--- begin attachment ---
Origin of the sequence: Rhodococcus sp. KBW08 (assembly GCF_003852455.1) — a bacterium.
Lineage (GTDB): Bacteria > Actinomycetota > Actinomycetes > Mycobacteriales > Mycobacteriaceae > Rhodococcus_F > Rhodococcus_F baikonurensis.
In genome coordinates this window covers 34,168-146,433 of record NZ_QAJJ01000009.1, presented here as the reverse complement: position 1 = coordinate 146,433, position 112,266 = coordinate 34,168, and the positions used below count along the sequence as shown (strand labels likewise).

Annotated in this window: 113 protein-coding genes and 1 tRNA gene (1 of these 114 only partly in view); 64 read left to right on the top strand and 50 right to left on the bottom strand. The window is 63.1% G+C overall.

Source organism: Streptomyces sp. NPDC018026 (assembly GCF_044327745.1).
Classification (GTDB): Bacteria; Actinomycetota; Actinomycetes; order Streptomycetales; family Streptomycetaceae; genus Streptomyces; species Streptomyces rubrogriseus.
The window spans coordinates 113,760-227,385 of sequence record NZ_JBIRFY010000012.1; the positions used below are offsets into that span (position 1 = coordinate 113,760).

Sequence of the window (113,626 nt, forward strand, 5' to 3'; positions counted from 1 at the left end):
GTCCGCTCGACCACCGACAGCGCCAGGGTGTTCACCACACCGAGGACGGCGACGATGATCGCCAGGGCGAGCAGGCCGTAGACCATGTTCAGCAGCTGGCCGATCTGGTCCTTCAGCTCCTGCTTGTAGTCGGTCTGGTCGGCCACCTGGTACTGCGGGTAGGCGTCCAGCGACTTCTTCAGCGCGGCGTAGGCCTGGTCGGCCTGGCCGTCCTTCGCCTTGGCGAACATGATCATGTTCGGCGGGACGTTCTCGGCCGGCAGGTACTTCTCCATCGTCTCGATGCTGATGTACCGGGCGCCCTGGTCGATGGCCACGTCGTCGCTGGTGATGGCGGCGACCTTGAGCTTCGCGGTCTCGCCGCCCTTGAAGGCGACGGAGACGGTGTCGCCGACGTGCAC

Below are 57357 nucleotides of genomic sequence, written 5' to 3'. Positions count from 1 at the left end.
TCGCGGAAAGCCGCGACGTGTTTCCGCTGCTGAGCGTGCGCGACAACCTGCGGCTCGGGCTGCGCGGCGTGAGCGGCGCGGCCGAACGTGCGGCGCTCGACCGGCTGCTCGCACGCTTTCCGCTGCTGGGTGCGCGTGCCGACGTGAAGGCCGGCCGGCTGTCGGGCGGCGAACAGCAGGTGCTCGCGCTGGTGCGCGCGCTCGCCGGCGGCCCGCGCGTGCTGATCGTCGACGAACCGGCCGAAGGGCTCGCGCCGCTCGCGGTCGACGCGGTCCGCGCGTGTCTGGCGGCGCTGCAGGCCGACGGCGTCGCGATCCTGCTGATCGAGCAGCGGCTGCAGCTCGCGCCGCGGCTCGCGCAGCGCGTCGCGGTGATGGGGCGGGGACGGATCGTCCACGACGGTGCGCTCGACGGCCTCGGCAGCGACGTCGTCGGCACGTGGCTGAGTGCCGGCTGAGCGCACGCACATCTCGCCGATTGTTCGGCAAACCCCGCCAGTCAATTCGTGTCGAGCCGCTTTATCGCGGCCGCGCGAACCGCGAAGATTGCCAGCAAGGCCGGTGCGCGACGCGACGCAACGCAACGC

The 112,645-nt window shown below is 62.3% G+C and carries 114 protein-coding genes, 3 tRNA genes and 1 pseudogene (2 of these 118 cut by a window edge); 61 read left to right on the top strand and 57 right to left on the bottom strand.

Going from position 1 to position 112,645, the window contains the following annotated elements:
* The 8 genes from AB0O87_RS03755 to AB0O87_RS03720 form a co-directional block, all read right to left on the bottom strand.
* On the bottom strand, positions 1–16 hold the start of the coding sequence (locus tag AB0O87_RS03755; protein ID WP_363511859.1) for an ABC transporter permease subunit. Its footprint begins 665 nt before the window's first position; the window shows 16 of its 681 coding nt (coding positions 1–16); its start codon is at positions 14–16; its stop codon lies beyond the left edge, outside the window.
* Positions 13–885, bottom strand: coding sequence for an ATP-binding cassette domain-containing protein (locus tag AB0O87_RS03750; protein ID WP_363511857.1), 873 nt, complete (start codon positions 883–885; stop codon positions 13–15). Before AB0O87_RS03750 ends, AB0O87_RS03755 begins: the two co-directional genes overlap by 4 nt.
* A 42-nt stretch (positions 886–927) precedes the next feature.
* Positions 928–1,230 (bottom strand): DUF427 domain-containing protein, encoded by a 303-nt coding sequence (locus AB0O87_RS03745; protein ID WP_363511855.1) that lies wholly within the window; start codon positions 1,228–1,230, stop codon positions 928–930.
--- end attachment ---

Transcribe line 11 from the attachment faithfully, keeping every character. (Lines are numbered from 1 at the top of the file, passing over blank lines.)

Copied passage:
TCGCGGAAAGCCGCGACGTGTTTCCGCTGCTGAGCGTGCGCGACAACCTGCGGCTCGGGCTGCGCGGCGTGAGCGGCGCGGCCGAACGTGCGGCGCTCGACCGGCTGCTCGCACGCTTTCCGCTGCTGGGTGCGCGTGCCGACGTGAAGGCCGGCCGGCTGTCGGGCGGCGAACAGCAGGTGCTCGCGCTGGTGCGCGCGCTCGCCGGCGGCCCGCGCGTGCTGATCGTCGACGAACCGGCCGAAGGGCTCGCGCCGCTCGCGGTCGACGCGGTCCGCGCGTGTCTGGCGGCGCTGCAGGCCGACGGCGTCGCGATCCTGCTGATCGAGCAGCGGCTGCAGCTCGCGCCGCGGCTCGCGCAGCGCGTCGCGGTGATGGGGCGGGGACGGATCGTCCACGACGGTGCGCTCGACGGCCTCGGCAGCGACGTCGTCGGCACGTGGCTGAGTGCCGGCTGAGCGCACGCACATCTCGCCGATTGTTCGGCAAACCCCGCCAGTCAATTCGTGTCGAGCCGCTTTATCGCGGCCGCGCGAACCGCGAAGATTGCCAGCAAGGCCGGTGCGCGACGCGACGCAACGCAACGC